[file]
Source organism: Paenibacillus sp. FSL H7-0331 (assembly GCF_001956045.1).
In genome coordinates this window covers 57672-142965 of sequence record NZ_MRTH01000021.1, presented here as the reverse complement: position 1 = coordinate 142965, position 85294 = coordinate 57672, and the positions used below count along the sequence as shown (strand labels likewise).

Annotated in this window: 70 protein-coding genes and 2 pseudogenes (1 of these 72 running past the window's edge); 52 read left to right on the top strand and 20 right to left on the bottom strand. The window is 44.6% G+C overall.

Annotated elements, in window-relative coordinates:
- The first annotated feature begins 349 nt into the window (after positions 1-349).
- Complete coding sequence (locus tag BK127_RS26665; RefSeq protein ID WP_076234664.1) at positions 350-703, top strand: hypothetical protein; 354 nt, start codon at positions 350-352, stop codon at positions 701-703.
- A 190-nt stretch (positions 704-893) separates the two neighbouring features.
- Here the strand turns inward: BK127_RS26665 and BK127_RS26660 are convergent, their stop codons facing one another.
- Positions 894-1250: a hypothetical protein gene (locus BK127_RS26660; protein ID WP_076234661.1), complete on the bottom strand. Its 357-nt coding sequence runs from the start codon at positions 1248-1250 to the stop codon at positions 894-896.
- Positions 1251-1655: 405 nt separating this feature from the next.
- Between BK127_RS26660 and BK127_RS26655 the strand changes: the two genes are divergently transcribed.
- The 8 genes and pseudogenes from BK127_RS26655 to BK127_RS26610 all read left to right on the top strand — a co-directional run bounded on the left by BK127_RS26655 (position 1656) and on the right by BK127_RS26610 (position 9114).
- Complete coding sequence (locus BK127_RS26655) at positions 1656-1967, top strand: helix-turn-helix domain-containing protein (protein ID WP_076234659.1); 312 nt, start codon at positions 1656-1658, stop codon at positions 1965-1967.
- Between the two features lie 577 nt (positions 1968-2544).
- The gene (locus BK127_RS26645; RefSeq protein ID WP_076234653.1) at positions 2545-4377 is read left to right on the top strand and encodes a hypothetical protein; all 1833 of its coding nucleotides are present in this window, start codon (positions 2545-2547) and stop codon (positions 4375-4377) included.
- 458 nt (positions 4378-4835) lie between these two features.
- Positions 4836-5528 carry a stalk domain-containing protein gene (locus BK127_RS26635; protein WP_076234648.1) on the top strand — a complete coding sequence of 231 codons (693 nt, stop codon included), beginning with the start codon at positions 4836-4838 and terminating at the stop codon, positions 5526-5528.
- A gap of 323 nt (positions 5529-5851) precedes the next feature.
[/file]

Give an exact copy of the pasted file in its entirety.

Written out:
Source organism: Paenibacillus sp. FSL H7-0331 (assembly GCF_001956045.1).
In genome coordinates this window covers 57672-142965 of sequence record NZ_MRTH01000021.1, presented here as the reverse complement: position 1 = coordinate 142965, position 85294 = coordinate 57672, and the positions used below count along the sequence as shown (strand labels likewise).

Annotated in this window: 70 protein-coding genes and 2 pseudogenes (1 of these 72 running past the window's edge); 52 read left to right on the top strand and 20 right to left on the bottom strand. The window is 44.6% G+C overall.

Annotated elements, in window-relative coordinates:
- The first annotated feature begins 349 nt into the window (after positions 1-349).
- Complete coding sequence (locus tag BK127_RS26665; RefSeq protein ID WP_076234664.1) at positions 350-703, top strand: hypothetical protein; 354 nt, start codon at positions 350-352, stop codon at positions 701-703.
- A 190-nt stretch (positions 704-893) separates the two neighbouring features.
- Here the strand turns inward: BK127_RS26665 and BK127_RS26660 are convergent, their stop codons facing one another.
- Positions 894-1250: a hypothetical protein gene (locus BK127_RS26660; protein ID WP_076234661.1), complete on the bottom strand. Its 357-nt coding sequence runs from the start codon at positions 1248-1250 to the stop codon at positions 894-896.
- Positions 1251-1655: 405 nt separating this feature from the next.
- Between BK127_RS26660 and BK127_RS26655 the strand changes: the two genes are divergently transcribed.
- The 8 genes and pseudogenes from BK127_RS26655 to BK127_RS26610 all read left to right on the top strand — a co-directional run bounded on the left by BK127_RS26655 (position 1656) and on the right by BK127_RS26610 (position 9114).
- Complete coding sequence (locus BK127_RS26655) at positions 1656-1967, top strand: helix-turn-helix domain-containing protein (protein ID WP_076234659.1); 312 nt, start codon at positions 1656-1658, stop codon at positions 1965-1967.
- Between the two features lie 577 nt (positions 1968-2544).
- The gene (locus BK127_RS26645; RefSeq protein ID WP_076234653.1) at positions 2545-4377 is read left to right on the top strand and encodes a hypothetical protein; all 1833 of its coding nucleotides are present in this window, start codon (positions 2545-2547) and stop codon (positions 4375-4377) included.
- 458 nt (positions 4378-4835) lie between these two features.
- Positions 4836-5528 carry a stalk domain-containing protein gene (locus BK127_RS26635; protein WP_076234648.1) on the top strand — a complete coding sequence of 231 codons (693 nt, stop codon included), beginning with the start codon at positions 4836-4838 and terminating at the stop codon, positions 5526-5528.
- A gap of 323 nt (positions 5529-5851) precedes the next feature.